“I’m afraid the computer will come between me and my patients.”
I can’t count the number of times I’ve heard that lament from my colleagues used as an excuse not to pursue the adoption of an electronic medical record. As if their patients aren’t already complaining that the doctor is spending all of his time scribbling in their paper chart instead of paying attention to them. No one denies that balancing the demands of medical care with medical documentation – paper or electronic – is a daunting task. But thanks to Practice Fusion, one particular patient encounter became wonderfully memorable.
It began with a phone call from a “video interpreter”. Turns out there’s this free service for the deaf which involves an interpreter on a video phone call who is communicating via American Sign Language (ASL) with the patient, while speaking with me (or anyone else) on a regular phone.
“I have a new patient who wants an appointment,” the call began.
“Um, I don’t know ASL,” I replied.
“I’ve been deaf from birth, so I’m very good at reading lips.” The interpreters are supposed to speak as if they are the patient; that must be why they call it “interpreting.”
“I’m not sure,” I continued. “What about more complicated kinds of questions?”
“We can write notes,” came the reply.
“Oh; okay.” I made the appointment with a sinking feeling, envisioning a difficult encounter. Talk about things coming between doctor and patient! Scrawling notes back and forth didn’t seem like a very efficient mean of communication.
The appointed date and time arrived. In walked a lovely young lady who easily complied with requests to fill out assorted paperwork, and to present her insurance card. I introduced myself and escorted her back to the exam room.
She was right: she was very good at reading lips. She was also very good at pantomime; acting out phrases and symptoms, including exaggerated facial expression of pain to convey severity and distress. Still, in order to communicate the essential outline of her story, the first thing she did was whip out her phone, open up a “notes” app, and began tapping away with both thumbs.
Of course, I thought. What an old fuddy-duddy I must have been to think she’d meant actual dead-tree paper notes. She just kept tapping away, answering my questions as I asked them, while I transcribed the history into her Practice Fusion chart note, just as I did with all my other patients. Things were going fine, until I got to the rest of the past history. Medical words like “surgeries”, “allergies”, “medications,” and so on were harder to recognize with lip reading than more everyday vocabulary. What to do?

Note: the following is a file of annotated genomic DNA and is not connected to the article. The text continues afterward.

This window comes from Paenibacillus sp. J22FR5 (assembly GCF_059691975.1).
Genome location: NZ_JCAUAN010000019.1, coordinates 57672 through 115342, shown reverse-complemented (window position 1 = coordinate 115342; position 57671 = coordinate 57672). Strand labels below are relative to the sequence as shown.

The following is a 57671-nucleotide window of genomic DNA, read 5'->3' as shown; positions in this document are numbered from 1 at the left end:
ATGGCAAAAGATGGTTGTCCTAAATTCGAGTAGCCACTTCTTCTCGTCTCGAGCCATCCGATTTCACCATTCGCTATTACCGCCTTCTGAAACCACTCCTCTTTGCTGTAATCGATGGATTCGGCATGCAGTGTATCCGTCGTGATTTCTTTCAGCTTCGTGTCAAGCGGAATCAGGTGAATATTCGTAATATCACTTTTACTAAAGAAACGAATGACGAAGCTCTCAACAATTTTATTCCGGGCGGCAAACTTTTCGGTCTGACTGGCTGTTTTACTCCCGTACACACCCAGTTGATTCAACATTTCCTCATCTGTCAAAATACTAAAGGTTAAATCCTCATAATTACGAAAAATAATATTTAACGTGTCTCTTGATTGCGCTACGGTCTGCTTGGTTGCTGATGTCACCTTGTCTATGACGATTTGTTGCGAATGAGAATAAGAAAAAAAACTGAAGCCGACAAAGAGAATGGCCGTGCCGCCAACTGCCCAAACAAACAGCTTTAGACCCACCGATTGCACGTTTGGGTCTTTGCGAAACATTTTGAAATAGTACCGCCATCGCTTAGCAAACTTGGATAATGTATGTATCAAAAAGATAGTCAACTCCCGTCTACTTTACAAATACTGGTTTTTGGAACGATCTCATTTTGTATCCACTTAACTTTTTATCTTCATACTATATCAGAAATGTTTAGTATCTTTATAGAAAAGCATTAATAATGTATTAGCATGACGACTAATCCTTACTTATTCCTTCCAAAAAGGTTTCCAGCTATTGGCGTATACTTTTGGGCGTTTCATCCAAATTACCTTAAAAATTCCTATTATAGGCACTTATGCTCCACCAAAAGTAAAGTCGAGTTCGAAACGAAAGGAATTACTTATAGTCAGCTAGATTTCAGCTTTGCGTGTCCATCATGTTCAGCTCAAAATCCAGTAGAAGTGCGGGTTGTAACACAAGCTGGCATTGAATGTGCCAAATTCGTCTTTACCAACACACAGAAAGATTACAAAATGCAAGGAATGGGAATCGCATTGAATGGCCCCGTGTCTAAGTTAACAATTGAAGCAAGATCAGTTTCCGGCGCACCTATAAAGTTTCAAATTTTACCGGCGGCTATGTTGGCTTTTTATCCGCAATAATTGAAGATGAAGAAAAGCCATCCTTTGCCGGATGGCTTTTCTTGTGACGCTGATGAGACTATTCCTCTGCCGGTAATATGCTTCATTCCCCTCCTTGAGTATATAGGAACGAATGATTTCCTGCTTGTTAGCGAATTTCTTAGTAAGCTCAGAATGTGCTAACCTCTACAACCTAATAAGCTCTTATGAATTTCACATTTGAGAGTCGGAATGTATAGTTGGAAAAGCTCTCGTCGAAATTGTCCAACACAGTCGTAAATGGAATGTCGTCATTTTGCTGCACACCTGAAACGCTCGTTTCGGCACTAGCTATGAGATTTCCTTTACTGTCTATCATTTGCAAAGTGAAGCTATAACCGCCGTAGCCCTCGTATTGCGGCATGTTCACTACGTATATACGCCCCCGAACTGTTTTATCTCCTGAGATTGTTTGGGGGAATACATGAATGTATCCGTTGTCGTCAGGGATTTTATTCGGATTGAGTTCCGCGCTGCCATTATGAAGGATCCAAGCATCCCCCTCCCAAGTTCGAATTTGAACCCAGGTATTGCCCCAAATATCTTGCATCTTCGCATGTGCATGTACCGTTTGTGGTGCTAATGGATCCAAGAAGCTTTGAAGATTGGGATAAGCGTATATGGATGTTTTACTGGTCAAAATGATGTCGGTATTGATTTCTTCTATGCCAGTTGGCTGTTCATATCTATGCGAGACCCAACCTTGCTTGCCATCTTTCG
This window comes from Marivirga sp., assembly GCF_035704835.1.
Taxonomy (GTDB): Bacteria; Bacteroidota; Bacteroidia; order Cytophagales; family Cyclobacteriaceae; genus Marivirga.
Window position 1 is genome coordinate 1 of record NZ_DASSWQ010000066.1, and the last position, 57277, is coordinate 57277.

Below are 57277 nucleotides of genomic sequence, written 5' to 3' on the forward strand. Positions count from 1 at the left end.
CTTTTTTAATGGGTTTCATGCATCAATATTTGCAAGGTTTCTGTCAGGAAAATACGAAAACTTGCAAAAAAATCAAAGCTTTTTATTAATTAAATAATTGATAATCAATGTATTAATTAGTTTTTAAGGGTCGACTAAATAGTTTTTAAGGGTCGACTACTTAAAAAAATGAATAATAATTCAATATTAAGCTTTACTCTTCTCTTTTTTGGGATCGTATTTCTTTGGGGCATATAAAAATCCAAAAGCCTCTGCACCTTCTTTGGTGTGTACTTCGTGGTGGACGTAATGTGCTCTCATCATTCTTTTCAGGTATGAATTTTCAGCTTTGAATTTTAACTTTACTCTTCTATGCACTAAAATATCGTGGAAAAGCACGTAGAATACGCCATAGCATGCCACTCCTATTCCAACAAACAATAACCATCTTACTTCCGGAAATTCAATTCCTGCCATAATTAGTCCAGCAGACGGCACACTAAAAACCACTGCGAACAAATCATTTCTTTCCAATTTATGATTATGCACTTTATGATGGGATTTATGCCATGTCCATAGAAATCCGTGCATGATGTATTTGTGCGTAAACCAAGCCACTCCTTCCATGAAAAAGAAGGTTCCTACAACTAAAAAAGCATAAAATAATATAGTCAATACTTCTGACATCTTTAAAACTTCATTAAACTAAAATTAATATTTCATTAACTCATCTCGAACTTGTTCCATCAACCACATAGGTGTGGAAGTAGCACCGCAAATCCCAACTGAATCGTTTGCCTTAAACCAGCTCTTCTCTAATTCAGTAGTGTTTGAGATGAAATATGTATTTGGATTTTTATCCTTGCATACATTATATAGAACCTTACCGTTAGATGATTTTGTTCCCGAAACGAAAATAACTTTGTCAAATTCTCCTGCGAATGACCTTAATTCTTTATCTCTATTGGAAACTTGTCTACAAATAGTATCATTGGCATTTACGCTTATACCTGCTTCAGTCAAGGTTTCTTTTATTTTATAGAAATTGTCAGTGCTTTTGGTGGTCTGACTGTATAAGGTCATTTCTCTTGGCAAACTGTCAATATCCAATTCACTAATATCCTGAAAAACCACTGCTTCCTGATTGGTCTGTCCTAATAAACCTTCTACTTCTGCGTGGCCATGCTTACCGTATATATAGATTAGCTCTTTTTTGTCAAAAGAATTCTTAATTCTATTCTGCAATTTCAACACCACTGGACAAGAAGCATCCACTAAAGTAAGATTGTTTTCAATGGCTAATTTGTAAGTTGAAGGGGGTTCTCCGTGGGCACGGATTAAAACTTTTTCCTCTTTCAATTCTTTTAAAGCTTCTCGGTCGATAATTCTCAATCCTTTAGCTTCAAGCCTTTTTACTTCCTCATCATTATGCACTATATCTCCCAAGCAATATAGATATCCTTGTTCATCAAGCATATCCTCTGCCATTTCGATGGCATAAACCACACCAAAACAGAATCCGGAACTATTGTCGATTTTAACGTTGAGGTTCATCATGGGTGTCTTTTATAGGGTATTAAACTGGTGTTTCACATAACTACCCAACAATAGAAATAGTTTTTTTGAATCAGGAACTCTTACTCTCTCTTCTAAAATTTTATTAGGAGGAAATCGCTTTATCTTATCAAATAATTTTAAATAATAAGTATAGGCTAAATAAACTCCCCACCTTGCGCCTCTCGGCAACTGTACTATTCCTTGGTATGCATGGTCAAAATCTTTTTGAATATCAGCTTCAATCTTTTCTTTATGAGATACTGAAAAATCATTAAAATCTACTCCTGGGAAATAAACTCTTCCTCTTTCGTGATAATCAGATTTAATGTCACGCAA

Although I had an iPhone in my pocket, I was nowhere near as expert as my patient was at double-thumbed typing. However I was sitting in front of a computer, and even though Practice Fusion’s extensive system of templates allows plenty of point-and-click documentation, it also accommodates limitless free text entry. And when I can use fingers instead of just thumbs, I’m an excellent typist.
I moved my small laptop computer from the counter next to the sink where it usually sits while I see patients (exactly the same place the paper chart sat when I used them) and set it on the exam table in front of me. I rolled my exam stool a little closer to it, and beckoned my patient to hitch her chair over so she was sitting next to me, where both of us could see the screen. There were no HIPAA issues because the only patient information visible was hers. I showed her what I had already written about her PHI, which also allowed her to confirm that I had gotten her story right. Then I tabbed down a few lines and began typing my questions to her:
- Have you ever been operated on for anything?
- Do you take any medications?
- Are you allergic to anything?
All the way through the social history:
- Do you smoke cigarettes? Have you tried to quit?
- What do you do for exercise?
- What kind of work do you do?
- Are you, or have you ever been in a relationship where you’ve been threatened or beaten or abused in any way? (try acting that one out!)
Yes or no answers she was able to provide with simple head gestures. For more detailed explanations, she tapped away on her phone. Once or twice, she found herself frustrated with her own thumbs, so because we were sitting next to each other, she reached over and began typing on my machine, which I tilted in her direction. When she was done, I went back up several lines on the screen to where my actual note was taking shape and inserted her answers to finish up the Subjective section. Finally, when we were done, I went back and just deleted out the text of our “conversation”.
It was efficient and it was fun. It allowed us to communicate almost as effortlessly as I would with any other patient. Not only did the computer not get in the way of caring for my patient, it actually enhanced the encounter for both of us. No other EMR out there has that kind of functionality, unintended as it may have been by Practice Fusion’s designers.
Thanks to Practice Fusion, what would have been a frustrating exercise likely eliciting a suboptimal history became a rewarding visit with a lovely new patient.